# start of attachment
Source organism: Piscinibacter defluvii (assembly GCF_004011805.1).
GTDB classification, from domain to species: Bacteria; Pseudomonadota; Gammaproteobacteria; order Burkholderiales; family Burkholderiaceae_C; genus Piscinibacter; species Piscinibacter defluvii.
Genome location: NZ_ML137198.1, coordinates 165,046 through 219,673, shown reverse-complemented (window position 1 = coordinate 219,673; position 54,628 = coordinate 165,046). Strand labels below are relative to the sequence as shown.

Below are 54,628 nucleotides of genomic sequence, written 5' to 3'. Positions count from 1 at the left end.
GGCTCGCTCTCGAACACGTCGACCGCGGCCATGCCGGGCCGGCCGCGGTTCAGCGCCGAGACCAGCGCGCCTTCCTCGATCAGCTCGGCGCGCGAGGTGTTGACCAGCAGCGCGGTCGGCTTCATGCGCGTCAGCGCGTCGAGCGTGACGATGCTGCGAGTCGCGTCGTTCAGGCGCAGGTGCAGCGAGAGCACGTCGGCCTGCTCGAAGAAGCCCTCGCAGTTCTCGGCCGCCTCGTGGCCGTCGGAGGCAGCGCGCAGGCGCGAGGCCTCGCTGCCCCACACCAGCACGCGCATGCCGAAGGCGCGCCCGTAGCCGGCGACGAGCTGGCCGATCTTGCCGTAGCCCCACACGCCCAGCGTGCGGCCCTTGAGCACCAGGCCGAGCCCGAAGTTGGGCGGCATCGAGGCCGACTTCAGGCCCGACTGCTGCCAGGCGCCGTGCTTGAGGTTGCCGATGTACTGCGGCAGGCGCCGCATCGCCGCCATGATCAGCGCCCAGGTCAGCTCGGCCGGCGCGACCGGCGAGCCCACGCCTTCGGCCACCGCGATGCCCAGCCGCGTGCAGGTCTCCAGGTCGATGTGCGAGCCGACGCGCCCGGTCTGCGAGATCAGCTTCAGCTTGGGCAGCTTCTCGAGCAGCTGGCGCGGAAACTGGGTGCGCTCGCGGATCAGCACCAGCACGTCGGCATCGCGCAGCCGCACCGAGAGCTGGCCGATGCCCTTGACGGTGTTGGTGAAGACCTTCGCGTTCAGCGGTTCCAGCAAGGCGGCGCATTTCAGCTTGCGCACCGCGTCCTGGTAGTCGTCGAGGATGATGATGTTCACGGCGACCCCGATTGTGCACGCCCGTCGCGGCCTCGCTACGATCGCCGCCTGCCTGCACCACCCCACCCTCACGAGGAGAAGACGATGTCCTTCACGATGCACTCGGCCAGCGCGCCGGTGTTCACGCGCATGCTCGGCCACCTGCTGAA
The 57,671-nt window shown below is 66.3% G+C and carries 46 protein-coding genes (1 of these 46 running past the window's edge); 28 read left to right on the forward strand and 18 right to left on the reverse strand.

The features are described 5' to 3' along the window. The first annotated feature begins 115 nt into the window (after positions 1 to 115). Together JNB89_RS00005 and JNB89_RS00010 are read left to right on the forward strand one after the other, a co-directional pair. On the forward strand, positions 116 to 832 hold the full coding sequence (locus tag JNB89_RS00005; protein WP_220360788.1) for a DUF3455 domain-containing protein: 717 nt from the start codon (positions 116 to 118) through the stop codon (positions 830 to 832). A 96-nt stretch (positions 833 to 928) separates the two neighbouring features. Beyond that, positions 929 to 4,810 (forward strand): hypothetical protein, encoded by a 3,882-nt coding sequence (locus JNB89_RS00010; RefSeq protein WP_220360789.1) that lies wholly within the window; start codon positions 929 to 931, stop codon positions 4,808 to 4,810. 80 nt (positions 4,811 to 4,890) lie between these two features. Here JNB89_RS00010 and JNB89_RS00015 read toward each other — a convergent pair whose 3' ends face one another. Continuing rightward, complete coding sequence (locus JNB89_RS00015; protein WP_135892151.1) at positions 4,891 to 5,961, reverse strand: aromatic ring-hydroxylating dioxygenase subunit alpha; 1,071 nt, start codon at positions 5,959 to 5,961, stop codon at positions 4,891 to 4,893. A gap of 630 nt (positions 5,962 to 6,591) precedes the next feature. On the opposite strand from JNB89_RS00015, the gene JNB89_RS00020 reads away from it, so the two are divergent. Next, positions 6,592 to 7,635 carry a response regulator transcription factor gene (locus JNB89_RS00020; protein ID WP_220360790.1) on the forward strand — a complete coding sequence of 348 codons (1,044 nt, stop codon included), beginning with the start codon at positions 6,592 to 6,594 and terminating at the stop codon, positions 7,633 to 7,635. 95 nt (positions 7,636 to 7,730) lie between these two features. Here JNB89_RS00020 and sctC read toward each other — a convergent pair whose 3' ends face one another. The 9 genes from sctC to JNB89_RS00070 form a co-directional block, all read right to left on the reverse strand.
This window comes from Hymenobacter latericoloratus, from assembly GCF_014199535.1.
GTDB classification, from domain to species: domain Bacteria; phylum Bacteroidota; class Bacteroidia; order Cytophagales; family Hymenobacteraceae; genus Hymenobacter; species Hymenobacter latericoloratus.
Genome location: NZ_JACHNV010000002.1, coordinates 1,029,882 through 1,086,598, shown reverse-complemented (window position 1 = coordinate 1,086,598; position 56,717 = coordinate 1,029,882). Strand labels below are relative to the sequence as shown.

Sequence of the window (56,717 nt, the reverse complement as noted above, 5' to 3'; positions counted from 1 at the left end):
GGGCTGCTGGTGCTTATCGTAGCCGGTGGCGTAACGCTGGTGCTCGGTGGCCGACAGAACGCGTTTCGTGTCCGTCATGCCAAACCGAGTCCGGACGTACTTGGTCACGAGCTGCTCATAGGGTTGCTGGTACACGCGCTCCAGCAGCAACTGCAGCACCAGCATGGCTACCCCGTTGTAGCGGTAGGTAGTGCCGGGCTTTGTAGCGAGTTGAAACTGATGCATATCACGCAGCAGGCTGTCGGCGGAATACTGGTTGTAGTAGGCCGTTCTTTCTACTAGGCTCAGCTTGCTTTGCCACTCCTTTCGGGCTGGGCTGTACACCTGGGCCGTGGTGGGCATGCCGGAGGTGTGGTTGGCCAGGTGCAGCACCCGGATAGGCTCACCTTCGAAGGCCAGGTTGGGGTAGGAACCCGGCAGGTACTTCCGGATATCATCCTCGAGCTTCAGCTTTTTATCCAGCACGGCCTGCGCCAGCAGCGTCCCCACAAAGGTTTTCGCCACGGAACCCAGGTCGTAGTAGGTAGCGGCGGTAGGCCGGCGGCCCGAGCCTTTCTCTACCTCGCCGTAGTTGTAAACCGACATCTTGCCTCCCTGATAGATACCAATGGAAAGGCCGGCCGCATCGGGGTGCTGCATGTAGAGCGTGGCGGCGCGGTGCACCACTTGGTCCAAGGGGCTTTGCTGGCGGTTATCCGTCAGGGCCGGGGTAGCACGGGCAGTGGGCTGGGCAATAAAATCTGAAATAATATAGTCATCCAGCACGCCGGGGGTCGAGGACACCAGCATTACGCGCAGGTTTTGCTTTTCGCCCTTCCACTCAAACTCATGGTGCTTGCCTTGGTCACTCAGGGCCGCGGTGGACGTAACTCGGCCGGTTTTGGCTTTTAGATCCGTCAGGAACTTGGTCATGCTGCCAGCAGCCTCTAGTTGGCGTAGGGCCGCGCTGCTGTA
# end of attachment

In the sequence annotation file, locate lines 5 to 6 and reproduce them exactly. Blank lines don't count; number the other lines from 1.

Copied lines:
GGCTCGCTCTCGAACACGTCGACCGCGGCCATGCCGGGCCGGCCGCGGTTCAGCGCCGAGACCAGCGCGCCTTCCTCGATCAGCTCGGCGCGCGAGGTGTTGACCAGCAGCGCGGTCGGCTTCATGCGCGTCAGCGCGTCGAGCGTGACGATGCTGCGAGTCGCGTCGTTCAGGCGCAGGTGCAGCGAGAGCACGTCGGCCTGCTCGAAGAAGCCCTCGCAGTTCTCGGCCGCCTCGTGGCCGTCGGAGGCAGCGCGCAGGCGCGAGGCCTCGCTGCCCCACACCAGCACGCGCATGCCGAAGGCGCGCCCGTAGCCGGCGACGAGCTGGCCGATCTTGCCGTAGCCCCACACGCCCAGCGTGCGGCCCTTGAGCACCAGGCCGAGCCCGAAGTTGGGCGGCATCGAGGCCGACTTCAGGCCCGACTGCTGCCAGGCGCCGTGCTTGAGGTTGCCGATGTACTGCGGCAGGCGCCGCATCGCCGCCATGATCAGCGCCCAGGTCAGCTCGGCCGGCGCGACCGGCGAGCCCACGCCTTCGGCCACCGCGATGCCCAGCCGCGTGCAGGTCTCCAGGTCGATGTGCGAGCCGACGCGCCCGGTCTGCGAGATCAGCTTCAGCTTGGGCAGCTTCTCGAGCAGCTGGCGCGGAAACTGGGTGCGCTCGCGGATCAGCACCAGCACGTCGGCATCGCGCAGCCGCACCGAGAGCTGGCCGATGCCCTTGACGGTGTTGGTGAAGACCTTCGCGTTCAGCGGTTCCAGCAAGGCGGCGCATTTCAGCTTGCGCACCGCGTCCTGGTAGTCGTCGAGGATGATGATGTTCACGGCGACCCCGATTGTGCACGCCCGTCGCGGCCTCGCTACGATCGCCGCCTGCCTGCACCACCCCACCCTCACGAGGAGAAGACGATGTCCTTCACGATGCACTCGGCCAGCGCGCCGGTGTTCACGCGCATGCTCGGCCACCTGCTGAA
The 57,671-nt window shown below is 66.3% G+C and carries 46 protein-coding genes (1 of these 46 running past the window's edge); 28 read left to right on the forward strand and 18 right to left on the reverse strand.